Probing the mechanism for graphene nanoribbon formation on gold surfaces through X-ray spectroscopy†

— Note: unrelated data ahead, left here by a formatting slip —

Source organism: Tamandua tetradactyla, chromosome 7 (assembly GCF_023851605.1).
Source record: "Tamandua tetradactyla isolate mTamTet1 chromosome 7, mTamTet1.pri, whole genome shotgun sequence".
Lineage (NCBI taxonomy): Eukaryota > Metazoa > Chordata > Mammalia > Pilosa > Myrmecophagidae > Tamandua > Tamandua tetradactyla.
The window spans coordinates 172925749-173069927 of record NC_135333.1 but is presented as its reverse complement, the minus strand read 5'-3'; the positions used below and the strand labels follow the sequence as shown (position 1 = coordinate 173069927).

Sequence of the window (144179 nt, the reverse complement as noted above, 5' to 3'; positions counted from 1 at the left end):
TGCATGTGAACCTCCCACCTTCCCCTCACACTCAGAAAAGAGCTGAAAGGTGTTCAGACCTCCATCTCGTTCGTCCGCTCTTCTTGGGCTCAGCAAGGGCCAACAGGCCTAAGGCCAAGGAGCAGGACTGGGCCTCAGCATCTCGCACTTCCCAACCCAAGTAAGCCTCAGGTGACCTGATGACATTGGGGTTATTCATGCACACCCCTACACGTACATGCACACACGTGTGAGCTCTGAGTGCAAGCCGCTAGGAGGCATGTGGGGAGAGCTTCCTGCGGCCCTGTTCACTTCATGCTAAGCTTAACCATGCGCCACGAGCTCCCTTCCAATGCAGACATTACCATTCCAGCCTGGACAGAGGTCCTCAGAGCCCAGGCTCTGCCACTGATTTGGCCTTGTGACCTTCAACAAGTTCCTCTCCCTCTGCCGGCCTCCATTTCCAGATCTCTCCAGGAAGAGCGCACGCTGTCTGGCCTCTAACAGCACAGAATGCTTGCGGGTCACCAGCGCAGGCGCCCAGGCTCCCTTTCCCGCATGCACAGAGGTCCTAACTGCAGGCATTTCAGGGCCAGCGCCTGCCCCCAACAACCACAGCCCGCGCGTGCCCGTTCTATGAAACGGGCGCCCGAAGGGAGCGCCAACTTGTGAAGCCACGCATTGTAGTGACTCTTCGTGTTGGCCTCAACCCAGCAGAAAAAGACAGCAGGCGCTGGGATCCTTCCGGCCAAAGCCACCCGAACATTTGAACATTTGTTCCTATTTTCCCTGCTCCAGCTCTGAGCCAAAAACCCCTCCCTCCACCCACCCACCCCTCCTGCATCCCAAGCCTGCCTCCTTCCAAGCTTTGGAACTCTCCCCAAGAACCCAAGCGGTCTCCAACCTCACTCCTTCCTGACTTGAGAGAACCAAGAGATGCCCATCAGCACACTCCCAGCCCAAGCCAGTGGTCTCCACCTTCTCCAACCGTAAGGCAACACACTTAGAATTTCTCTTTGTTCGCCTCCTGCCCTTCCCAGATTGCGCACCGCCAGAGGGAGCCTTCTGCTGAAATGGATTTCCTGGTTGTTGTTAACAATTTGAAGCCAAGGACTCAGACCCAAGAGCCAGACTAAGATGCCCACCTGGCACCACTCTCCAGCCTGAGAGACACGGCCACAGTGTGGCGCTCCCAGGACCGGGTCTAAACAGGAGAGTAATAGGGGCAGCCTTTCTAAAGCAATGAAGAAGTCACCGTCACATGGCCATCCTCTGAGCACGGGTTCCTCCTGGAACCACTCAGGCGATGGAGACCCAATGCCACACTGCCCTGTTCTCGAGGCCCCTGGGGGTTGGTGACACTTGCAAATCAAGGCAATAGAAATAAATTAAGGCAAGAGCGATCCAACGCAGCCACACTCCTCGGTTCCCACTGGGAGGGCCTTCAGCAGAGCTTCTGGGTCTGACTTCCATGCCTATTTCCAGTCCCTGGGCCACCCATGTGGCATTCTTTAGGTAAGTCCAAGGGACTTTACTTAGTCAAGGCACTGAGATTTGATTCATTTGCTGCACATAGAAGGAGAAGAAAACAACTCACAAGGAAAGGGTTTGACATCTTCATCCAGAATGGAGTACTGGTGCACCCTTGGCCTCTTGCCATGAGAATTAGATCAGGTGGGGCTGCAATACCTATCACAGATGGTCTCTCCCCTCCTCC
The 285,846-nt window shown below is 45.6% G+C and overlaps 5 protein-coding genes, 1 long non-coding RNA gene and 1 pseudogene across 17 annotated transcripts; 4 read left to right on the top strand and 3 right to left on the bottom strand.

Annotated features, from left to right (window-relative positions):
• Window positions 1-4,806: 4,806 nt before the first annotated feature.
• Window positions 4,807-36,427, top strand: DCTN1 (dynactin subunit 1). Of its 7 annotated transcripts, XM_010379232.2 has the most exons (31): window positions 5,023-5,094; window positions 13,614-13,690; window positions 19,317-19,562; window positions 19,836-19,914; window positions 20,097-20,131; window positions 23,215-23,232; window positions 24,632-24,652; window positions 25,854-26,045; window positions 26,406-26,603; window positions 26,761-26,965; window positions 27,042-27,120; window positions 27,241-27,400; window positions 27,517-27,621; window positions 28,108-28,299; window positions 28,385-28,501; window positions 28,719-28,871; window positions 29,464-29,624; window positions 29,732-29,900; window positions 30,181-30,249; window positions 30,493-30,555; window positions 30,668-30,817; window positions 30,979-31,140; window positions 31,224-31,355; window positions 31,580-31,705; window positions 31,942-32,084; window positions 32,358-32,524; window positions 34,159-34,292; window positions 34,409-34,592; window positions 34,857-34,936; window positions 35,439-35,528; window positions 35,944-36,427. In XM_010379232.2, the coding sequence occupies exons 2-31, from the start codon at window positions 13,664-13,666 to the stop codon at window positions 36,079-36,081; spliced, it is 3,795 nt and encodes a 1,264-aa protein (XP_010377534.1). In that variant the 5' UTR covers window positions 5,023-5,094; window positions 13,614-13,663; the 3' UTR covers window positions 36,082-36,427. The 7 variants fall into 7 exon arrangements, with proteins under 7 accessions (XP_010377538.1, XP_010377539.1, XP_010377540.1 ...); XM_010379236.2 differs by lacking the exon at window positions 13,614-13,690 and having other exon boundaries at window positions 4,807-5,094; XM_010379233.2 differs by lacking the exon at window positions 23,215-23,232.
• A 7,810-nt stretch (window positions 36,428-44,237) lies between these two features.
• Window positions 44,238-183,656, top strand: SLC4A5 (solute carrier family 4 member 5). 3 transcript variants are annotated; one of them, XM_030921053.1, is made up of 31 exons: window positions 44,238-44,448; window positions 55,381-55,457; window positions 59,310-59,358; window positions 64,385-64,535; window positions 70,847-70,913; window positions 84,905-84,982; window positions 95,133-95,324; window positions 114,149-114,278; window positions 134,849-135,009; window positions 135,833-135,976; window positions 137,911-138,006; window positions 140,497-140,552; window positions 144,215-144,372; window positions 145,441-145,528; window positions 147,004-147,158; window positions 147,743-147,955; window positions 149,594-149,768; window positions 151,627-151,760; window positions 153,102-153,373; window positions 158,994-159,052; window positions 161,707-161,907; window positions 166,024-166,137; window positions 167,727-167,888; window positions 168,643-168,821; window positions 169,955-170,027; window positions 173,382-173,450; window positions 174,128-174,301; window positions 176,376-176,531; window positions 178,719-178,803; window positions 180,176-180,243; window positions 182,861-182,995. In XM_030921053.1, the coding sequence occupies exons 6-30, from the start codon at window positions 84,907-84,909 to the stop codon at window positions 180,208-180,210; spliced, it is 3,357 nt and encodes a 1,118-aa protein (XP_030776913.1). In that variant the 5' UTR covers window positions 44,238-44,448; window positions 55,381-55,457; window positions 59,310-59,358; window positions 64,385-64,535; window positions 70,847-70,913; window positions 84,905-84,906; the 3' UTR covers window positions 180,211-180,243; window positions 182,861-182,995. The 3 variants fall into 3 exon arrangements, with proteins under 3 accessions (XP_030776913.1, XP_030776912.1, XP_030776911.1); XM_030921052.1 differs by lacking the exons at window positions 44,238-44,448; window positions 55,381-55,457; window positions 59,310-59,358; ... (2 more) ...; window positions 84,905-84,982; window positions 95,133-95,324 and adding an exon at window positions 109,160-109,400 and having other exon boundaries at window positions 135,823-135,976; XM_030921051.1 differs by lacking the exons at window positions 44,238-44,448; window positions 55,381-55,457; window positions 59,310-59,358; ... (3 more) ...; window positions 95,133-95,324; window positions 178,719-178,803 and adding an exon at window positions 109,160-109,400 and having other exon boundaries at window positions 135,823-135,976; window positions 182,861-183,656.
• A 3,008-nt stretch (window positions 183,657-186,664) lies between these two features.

We studied the formation of graphene nanoribbons (GNRs) via the self-assembly of 10,10′-dibromo-9,9′-bianthryl precursor molecules on gold surfaces with different synchrotron spectroscopies. Through X-ray photoemission spectroscopy core-level shifts, we followed each step of the synthetic process, and could show that the Br–C bonds of the precursors cleave at temperatures as low as 100 °C on both Au(111) and Au(110). We established that the resulting radicals bind to Au, forming Au–C and Au–Br bonds. We show that the polymerization of the precursors follows Br desorption from Au, suggesting that the presence of halogens is the limiting factor in this step. Finally, with angle-resolved ultraviolet photoemission spectroscopy and density functional theory we show that the GNR/Au interaction results in an upshift of the Shockley surface state of Au(111) by ∼0.14 eV, together with an increased electron effective mass.